Here I am before the realization of what I am about to embark upon. The smile is the ignorance of not knowing what is coming.
After getting most of the iron fastenings out of the topsides, refastening I was feeling pretty good about the project.
Then I went inside:
As you can see in the above pictures the interior was a mess. So I went about removing the plywood under the bunks. The plywood had de-laminated to the point where I was pulling up the wood by hand. No tools needed. Once I removed the plywood and interior I saw the terror inducing sight; The frames were toast. Everything below the waterline literally pulled apart by hand.
Now the big choice became "do I proceed to reframe and basically rebuild the whole boat or cut it up and throw it away"?
Since by this time I've had about 6 years into the project, it seemed like a waste to stop and trash everything I've done.b onward I go.
Here are some pictures of what I found: Click on the pictures for a caption.
As you can see the framing was shot. The floors, the fastenings were all practically gone. So out it came. These pictures were taken so I can remember what it is supposed to look like when I put it all back together.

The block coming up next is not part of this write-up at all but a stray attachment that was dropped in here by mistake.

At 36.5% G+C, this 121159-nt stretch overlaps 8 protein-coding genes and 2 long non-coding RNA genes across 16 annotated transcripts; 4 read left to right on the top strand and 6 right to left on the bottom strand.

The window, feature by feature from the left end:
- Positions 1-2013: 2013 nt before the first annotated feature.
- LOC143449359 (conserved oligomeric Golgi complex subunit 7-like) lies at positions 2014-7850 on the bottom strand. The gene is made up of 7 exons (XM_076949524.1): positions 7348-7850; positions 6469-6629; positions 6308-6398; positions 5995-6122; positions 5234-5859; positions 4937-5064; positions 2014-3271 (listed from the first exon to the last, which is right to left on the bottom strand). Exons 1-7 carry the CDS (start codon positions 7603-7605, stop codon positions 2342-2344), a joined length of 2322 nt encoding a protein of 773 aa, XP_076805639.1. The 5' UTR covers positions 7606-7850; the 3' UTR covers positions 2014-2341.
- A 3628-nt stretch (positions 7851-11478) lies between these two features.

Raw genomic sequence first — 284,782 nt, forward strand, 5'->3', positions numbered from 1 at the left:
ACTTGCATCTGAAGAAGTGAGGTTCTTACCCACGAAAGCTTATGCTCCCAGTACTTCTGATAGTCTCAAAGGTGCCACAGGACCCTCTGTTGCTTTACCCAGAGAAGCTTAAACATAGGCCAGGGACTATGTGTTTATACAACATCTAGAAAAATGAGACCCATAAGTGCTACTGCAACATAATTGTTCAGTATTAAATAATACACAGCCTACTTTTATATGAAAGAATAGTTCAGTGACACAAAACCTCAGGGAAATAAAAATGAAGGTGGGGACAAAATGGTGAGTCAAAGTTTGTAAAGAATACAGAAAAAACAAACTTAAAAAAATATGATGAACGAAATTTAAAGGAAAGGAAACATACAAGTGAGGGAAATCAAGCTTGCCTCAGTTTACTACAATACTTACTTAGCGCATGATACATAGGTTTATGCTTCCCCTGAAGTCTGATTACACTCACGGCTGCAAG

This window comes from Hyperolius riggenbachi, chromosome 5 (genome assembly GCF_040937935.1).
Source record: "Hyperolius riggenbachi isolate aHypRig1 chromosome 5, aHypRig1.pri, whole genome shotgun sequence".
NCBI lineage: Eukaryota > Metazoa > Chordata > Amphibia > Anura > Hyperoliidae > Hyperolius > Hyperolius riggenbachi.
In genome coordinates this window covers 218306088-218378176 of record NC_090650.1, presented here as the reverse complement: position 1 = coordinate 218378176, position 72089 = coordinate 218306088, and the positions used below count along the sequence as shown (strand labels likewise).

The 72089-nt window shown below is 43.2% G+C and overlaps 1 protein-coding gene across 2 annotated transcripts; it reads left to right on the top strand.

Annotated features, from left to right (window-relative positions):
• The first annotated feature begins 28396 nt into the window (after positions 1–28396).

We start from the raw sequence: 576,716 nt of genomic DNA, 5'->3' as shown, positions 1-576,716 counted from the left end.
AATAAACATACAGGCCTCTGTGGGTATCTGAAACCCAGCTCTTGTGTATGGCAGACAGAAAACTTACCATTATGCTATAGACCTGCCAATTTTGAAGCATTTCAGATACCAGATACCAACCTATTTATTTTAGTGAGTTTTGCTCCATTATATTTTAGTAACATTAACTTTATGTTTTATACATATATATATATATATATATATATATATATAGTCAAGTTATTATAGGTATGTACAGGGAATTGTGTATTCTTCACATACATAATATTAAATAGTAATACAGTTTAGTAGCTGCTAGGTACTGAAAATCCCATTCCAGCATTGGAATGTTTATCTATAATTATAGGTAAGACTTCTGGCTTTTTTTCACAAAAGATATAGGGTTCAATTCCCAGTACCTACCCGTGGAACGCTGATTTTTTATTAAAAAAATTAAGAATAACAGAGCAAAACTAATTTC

Since I replaced the deck, there was no way to steam bend new frames into the boat. Maybe it was possible but since I hadn't had much experience steam bending I decided to go with laminating oak frames.
Removing the old frames required removing the fastenings I just installed. Once the metal was removed I was able to pry the frame away from the planking. It became easier since the frame had almost no strength left and often would break. The more intact part was above the water line. Since I inserted dowels into the frames to get the fastenings to hold, I now had to cut these with a hacksaw blade on a handle. Wasn't very hard. I loosened or removed the bolts holding the stringer and shelf against the frame. Then when the frame was loose I was able to pry it down from the deck and remove.
With the frame gone, I made up my pattern on the space the frame was to get the curve. After cleaning up paint, decayed wood from the planking, I coated the planking, the holes inside and out with CPES.
Installing the new frame wasn't all that difficult. After cutting the bevel at the deck and as close as I could get at the keel, I was able to slip it up under the stringer and using my foot and my body braced I was able to slide it up into place.
Here is the process I used to get it done.
These pictures were taken in 2015 and 2016
The years of 2017 and 2018 were used to replicate the replacement of the frames going forward. Finally we get to the bulkhead. As with all the plywood on the boat, it was delaminating and needed to be replaced. With the bulkhead removed I also had access to the frame attaching the bulkhead to the hull as well as the entire bow. This is important since the front of the keel needs to be fixed.
Here is the removal of the bulkhead:
The main issue with the bulkhead floor is that the chock holding the stem to the keel was butted up against the floor. Poor drainage caused the rot. I removed the bulkhead November 2018.
The real work of reconstruction comes next.